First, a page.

Neurological deficit scores
Neurological deficit scores were obtained in the intra-ischemic period and at 72 h post-stroke in short-term survival cohort-1. The scoring system was as follows: 0, no deficit; 1, forelimb weakness and torso turning to one side when held by tail; 2, circling to affected side; 3, unable to bear weight on affected side and circling immediately when placed on a bench; and 4, no spontaneous locomotor activity or barrel rolling as described previously as in Venna et al.7
Serum was collected from the mice sacrificed at 72 h post-stroke in mice subjected to the three housing conditions (SI, PH-SP or PH-HP) immediately after stroke. Interleukin-6 (IL-6) levels were examined utilizing an enzyme-linked immune absorbent (ELISA) assay (eBiosciences, San Diego, CA, USA) per manufacturer’s instructions.
The cylinder test was used to assess forelimb use after stroke. The mouse was placed in a transparent Plexiglas cylinder 9-cm diameter and 15 cm in height. A mirror was placed behind the cylinder with an angle to enable the rater to record forelimb movements when the mouse was turned away from the rater. A total of 20 forelimb placements were counted for analysis as previously described.7,25
Following the cylinder test animals were tested in the corner test as described in (Venna et al.26). The mouse was placed between two pieces of cardboard, each with a dimension of 30 × 20 × 1 cm. The two boards were gradually moved to enclose the mouse from both sides to encourage the mouse to enter into a corner of 30° angle. After vibrissae stimulation, the mouse rears forward and upward, then turns back to face the opening. Twenty trials were performed for each mouse and the percentage of right turns was calculated.
Mice were placed in an open field chamber (15" × 15") equipped with 16 infrared beam emitting LEDs. The total number of beam breaks were automatically registered by a computer-operated PAS Open Field system (San Diego Instruments, San Diego, CA, USA). The total number of beam breaks during a 20 min session was analyzed as a measure of spontaneous locomotor activity.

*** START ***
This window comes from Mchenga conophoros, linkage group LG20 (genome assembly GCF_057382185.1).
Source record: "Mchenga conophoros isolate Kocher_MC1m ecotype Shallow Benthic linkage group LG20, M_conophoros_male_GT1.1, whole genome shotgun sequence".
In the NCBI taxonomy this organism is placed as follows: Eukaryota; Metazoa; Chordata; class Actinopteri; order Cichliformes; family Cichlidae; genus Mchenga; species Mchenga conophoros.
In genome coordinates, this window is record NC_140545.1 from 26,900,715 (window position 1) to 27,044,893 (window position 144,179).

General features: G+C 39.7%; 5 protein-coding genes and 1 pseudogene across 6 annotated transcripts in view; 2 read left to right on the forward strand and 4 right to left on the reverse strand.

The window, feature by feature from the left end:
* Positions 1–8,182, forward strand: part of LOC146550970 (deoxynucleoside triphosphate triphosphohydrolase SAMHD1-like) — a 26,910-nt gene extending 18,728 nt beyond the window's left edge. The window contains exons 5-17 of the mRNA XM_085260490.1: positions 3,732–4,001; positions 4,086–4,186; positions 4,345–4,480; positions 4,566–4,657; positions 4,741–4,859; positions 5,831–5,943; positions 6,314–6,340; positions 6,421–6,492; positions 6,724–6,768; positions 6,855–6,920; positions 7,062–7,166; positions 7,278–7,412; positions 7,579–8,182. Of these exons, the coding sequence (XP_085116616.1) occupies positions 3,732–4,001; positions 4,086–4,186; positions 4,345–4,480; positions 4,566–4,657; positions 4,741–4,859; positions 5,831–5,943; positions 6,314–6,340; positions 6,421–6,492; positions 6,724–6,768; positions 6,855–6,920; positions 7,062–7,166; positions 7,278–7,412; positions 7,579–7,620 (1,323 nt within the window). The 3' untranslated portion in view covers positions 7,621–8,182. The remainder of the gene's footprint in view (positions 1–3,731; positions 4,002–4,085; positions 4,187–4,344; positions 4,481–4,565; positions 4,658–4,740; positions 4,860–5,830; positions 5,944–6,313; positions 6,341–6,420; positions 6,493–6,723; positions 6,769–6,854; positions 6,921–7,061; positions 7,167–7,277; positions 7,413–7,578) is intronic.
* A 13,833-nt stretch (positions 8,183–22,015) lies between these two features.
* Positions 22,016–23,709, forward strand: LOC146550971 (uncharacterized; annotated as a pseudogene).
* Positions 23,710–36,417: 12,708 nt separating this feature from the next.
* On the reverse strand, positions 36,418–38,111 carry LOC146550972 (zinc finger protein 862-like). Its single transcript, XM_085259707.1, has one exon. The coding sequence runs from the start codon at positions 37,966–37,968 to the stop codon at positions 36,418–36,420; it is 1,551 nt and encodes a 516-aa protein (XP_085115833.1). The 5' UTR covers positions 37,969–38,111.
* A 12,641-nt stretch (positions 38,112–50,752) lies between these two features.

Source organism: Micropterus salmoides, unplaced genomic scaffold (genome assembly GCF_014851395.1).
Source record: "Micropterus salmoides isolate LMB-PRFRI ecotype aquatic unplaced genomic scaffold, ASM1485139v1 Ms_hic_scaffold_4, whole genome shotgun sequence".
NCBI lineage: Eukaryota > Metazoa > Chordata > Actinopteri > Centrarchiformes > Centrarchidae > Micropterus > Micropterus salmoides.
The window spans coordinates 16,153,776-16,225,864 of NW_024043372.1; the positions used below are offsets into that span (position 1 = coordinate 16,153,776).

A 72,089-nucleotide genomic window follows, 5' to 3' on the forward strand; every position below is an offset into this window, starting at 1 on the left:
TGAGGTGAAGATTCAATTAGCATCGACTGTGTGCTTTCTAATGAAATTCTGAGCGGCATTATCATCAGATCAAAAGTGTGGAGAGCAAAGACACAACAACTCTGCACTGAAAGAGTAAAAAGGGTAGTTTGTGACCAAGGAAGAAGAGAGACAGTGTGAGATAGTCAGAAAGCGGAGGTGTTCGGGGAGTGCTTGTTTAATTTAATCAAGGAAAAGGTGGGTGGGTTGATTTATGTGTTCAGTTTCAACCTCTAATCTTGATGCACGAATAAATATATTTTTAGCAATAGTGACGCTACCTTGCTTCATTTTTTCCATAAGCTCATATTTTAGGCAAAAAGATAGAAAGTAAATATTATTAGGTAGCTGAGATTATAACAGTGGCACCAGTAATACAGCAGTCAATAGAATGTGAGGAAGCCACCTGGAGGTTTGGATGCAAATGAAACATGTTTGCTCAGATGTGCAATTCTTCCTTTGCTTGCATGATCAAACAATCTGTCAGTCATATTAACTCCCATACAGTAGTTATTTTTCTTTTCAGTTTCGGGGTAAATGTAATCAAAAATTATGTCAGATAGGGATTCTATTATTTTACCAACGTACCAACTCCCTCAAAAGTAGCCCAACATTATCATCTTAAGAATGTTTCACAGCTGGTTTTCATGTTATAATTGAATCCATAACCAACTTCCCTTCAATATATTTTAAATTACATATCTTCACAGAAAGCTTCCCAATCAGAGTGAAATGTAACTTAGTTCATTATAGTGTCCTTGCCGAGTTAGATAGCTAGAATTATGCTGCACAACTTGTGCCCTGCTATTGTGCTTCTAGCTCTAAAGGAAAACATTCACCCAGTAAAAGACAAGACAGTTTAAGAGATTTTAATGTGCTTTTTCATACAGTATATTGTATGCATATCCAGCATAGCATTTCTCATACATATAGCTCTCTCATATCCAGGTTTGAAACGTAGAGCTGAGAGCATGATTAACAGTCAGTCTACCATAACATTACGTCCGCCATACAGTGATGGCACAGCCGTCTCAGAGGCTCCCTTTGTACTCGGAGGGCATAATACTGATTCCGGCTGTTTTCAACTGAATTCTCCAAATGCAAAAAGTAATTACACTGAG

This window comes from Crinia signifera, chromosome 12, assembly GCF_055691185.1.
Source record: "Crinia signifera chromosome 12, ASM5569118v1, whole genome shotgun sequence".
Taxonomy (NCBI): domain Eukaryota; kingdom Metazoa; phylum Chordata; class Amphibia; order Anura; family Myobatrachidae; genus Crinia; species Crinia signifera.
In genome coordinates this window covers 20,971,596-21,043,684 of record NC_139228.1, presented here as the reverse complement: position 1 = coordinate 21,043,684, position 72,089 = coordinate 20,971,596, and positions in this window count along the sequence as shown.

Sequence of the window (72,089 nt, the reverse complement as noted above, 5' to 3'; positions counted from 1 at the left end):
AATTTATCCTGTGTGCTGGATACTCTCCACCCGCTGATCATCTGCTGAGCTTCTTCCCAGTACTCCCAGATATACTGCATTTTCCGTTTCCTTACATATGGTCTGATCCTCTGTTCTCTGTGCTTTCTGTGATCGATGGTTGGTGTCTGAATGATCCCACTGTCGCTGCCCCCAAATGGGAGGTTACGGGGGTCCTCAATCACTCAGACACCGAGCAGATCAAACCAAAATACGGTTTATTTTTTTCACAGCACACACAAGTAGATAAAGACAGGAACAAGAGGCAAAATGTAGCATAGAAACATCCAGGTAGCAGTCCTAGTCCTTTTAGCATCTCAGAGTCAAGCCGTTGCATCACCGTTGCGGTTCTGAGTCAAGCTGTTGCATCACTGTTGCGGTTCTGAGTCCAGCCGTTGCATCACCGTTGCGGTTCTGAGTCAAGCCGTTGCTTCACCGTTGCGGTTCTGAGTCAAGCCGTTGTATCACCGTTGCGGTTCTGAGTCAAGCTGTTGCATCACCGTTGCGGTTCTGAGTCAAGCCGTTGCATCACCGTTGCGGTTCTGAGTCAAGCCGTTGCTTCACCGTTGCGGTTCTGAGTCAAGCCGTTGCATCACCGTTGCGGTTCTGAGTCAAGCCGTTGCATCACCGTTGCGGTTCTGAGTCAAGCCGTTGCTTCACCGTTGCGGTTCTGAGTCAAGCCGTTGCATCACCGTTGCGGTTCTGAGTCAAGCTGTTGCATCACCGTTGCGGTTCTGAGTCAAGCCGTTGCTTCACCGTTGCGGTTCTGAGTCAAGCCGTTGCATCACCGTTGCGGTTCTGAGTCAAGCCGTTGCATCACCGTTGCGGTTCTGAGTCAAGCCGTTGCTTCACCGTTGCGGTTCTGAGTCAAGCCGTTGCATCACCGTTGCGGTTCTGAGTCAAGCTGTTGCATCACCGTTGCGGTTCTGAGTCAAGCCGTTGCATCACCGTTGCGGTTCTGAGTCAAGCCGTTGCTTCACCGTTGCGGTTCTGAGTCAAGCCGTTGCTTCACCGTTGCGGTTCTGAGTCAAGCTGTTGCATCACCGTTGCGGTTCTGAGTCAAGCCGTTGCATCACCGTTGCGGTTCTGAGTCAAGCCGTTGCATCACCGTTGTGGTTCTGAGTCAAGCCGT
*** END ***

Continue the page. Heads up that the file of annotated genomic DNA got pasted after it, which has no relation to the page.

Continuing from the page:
Tail suspension test
Animals were returned to their home cages after open field analysis and allowed free access to food and water at least for 30 min before testing them in TST. TST was performed as in Venna et al.26 Mice were suspended horizontally by the tail to a metal bar using adhesive scotch tape for a total duration of 6 min. The test was analyzed and the times of active escape behavior (mobility) versus passive behavior with no limb or head movements (immobility) was recorded. Latency to first immobile period was also quantified27 and is reported as latency. Behavior was scored manually by an experienced rater blinded to housing condition.
Separate cohorts of mice were injected intraperitoneally with 75 mg kg−1per day of BrdU once daily during days 3–7 after stroke.28 BrdU (Sigma Aldrich, MO, USA) was dissolved in 0.007 N NaOH in 0.9% NaCl. Mice were either sacrificed on day 8 or on day 90 (n=4) to confirm neuronal maturation. BrdU+ cell counts were performed on stained sections from perfused brains29,30 (n=8 per group) as detailed below.
Brains were cut in 30 micron sections and mounted on superfrost plus slides (Fisher scientific, Pittsburg, PA, USA), then subjected to microwave irradiation for 5 min in 0.1 M, pH 6 citrate buffer solution followed by incubation in blocking solution.7 Sections were incubated overnight with rat anti-BrdU (1:100, AbD Serotec, Raleigh, NC, USA) and mouse Anti-NeuN (1:200, Millipore, Billerica, MA, USA) to confirm neuronal lineage. Sections were subjected to three five-minute washes with PBS and then incubated for 60 min with fluorescein-conjugated anti-mouse and rhodamine-conjugated anti-rat secondary antibodies (Alexafluor, Grand Island, NY). Then brain sections were washed, then dipped in DAPI solution (1:1000) for five minutes and cover slipped. Sections were visualized under an inverted light Zeiss axiovert fluorescence microscope.7 Newborn cells were identified by co-labeling with BrdU+ cells and DAPI. To perform quantification of BrdU+ cells, four coronal brain slices per animal (n=8 animals per group) were stained from ~1.1 mm bregma, 0.8 mm bregma, 0.5 mm bregma and −0.1 mm bregma. Two 20 × fields per section were analyzed on the infarct side. BrdU+ cells were counted using MacBiophotonics ImageJ software (Hamilton, ON, Canada). The total numbers of cells per field of view were counted by a blinded investigator and the average number of cells per field was used for statistical analysis.29,30